Monday, January 3, 2011

Camping at Great Smoky Mountains National Park

Smoky mountains..the first place that comes to mind when we hear about fall colors. We went to Smokies to check out its elegant fall colors in late October 2009 for the first time. As with any camping trip, it included a lot of planning, study the park and trail maps, book the campsite well in advance, know the place and activities, buy necessary equipment for example bear spray, mosquito repellants, portable heater etc.
Day 1: After a 9hour drive, we reached Elkmont campground late in the evening. This campground was our best option because it is almost midway in the park and provides an easy drive to either sides. It had no showers and one surely wouldn’t miss it (I hated to touch the ice cold water in that chilling nights). We set up the tent pretty fast, freshen up, lit the campfire and had dinner. Before sleeping, we had to pack all the food items back in the car and dispose the trash in the special dumpsters to avoid bear attacks.
Day 2: Excited for a real hike, we packed lunch and headed out for the day. When hiking down from laurel falls, we spotted our first bear, so close roaming just around the trail. Then we drove on the scenic Newfound Gap Road to Clingmans dome tower, taking pictures at lookouts. We stopped for lunch at Chimney tops picnic area and there again was a bear high up on the tree. The Clingmans dome trail was very steep and tiring but the tower, being in the center of the park, offered great views.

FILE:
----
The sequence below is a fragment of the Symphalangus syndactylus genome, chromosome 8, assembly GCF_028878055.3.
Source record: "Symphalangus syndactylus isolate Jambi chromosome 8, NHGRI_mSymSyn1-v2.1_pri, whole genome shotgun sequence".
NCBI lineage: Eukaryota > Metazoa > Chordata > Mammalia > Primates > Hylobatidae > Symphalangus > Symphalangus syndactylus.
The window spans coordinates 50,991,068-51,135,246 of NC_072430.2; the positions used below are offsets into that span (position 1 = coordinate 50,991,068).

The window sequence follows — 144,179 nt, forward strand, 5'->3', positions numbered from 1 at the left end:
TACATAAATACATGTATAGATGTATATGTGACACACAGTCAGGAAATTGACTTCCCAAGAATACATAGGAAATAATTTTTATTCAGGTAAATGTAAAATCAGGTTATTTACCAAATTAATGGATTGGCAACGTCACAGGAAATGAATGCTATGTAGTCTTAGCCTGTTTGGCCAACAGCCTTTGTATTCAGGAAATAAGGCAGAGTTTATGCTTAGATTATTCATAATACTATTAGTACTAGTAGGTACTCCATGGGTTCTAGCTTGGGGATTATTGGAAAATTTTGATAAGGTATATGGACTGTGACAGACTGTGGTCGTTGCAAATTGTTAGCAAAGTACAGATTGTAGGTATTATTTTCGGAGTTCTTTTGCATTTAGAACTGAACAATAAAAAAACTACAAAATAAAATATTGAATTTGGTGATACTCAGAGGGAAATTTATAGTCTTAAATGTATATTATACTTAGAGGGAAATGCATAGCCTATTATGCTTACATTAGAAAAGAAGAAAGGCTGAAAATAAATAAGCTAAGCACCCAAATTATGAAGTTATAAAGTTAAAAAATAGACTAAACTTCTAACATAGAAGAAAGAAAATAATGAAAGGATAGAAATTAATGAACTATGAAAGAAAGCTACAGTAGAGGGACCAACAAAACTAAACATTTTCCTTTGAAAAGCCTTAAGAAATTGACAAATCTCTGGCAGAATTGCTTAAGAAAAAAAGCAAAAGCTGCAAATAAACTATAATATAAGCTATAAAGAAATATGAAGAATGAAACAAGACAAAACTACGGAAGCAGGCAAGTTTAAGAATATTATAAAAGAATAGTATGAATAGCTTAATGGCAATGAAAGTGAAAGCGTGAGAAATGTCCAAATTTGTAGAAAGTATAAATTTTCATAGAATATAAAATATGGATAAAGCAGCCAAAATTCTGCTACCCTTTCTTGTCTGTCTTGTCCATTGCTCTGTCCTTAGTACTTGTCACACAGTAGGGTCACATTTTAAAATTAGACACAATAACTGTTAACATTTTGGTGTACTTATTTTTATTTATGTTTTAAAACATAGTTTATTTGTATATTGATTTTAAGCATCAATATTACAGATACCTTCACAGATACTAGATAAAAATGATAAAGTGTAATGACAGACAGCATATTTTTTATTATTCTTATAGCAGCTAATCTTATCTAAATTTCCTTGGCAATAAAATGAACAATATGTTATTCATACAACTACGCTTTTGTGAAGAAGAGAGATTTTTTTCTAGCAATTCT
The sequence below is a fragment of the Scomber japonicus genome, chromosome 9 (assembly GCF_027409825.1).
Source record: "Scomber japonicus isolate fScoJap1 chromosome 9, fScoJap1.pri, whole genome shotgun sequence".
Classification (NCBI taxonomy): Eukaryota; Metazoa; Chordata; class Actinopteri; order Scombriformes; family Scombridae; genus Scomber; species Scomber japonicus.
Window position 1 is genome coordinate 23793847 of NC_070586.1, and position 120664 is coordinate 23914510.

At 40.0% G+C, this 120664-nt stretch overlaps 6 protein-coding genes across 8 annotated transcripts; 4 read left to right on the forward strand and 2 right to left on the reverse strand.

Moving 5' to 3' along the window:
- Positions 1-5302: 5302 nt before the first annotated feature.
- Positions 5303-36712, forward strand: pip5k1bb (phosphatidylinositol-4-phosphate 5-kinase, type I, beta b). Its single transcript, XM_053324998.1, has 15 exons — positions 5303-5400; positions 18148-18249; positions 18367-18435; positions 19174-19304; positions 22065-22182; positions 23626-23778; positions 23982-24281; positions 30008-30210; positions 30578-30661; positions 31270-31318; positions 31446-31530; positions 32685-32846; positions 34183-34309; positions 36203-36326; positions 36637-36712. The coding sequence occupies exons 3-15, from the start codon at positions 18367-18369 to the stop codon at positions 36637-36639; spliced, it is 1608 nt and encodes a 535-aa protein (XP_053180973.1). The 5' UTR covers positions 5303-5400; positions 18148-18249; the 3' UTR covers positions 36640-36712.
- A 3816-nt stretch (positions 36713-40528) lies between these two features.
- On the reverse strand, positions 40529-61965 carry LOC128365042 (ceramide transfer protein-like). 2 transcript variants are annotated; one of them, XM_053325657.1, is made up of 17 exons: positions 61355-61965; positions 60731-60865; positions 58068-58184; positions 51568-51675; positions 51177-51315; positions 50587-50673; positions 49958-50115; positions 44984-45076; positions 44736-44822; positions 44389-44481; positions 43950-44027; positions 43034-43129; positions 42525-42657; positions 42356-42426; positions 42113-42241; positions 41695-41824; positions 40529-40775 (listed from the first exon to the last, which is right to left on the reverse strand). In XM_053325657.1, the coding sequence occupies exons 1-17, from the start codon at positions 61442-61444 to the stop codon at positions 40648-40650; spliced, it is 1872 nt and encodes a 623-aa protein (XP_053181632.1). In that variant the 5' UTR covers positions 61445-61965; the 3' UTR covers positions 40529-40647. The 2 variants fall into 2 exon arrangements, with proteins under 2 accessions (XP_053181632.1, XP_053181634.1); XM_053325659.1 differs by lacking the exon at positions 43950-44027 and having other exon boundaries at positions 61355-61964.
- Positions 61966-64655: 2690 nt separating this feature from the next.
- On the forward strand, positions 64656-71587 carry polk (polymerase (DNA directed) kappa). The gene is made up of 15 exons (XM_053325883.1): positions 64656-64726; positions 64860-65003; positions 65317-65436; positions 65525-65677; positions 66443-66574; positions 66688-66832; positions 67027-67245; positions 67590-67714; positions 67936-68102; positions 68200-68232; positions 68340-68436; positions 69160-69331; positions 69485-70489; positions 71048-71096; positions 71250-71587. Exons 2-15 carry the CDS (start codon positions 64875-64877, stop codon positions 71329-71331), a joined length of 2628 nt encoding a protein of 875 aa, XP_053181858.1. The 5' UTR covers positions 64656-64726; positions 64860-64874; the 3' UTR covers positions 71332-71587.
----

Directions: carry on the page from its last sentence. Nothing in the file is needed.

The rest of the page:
Day 3: Alum cave Bluffs trail, this was the most strenuous of hikes till date for me. Evening we drove in the 11 mile one-way Cades Cove loop road which featured churches, mills and houses as remnants of Cherokee Indians (Native American Tribe) in 1800s and acres of grasslands in the beautiful valley. It was easy to locate deers and other wild life and biking and horse riding seemed popular.
Day 4: Explored south-east part of the park and hiked to Indian creek falls. On the way back to campground, we went to Cherokee. Very different from its counterpart Gatlinburg, it was very quiet, still stuck in 1950s with delightful museums, galleries and souvenir shops.
Day 5: Few stops at Gatlinburg and drove back home. This post would be incomplete without mentioning a special guest, our companion for the 9 hr drive back to A2. A SNAKE!!! Definitely interesting topic for the next post J

Smokies is very family friendly which is evident in all ages of people and huge crowds it draws every year. Few things we didn’t like: There would be miles of traffic whenever someone spot a bear, the trails are usually packed and the scenery is at times mediocre and not worth the drive and effort. Overall, it was good but exhausting and we had to plan for a second visit to explore the rest of the park.
And there we were, back to Smokies on a 6-day trip in May 2010. No doubt, it is very famous for its remarkable fall colors, but it’s beauty is no less in Summer. We stayed at the same Elkmont campground. This time we had lot of time, so spent our evenings reading novel (I got it from the campground office for free) sitting at campfire savoring chips and pop. We hiked to Rainbow falls, Abrams falls trail in the Cades Cove loop, Gabes Mountain trail to Hen Wallow falls, explored quiet walkways(unpaved trails into the forest) and the campground (we noticed there is a open air auditorium). This trip was very relaxing as opposed to the last one and white water rafting and the illuminant forest with thousands of fire flies at night were few highlights.


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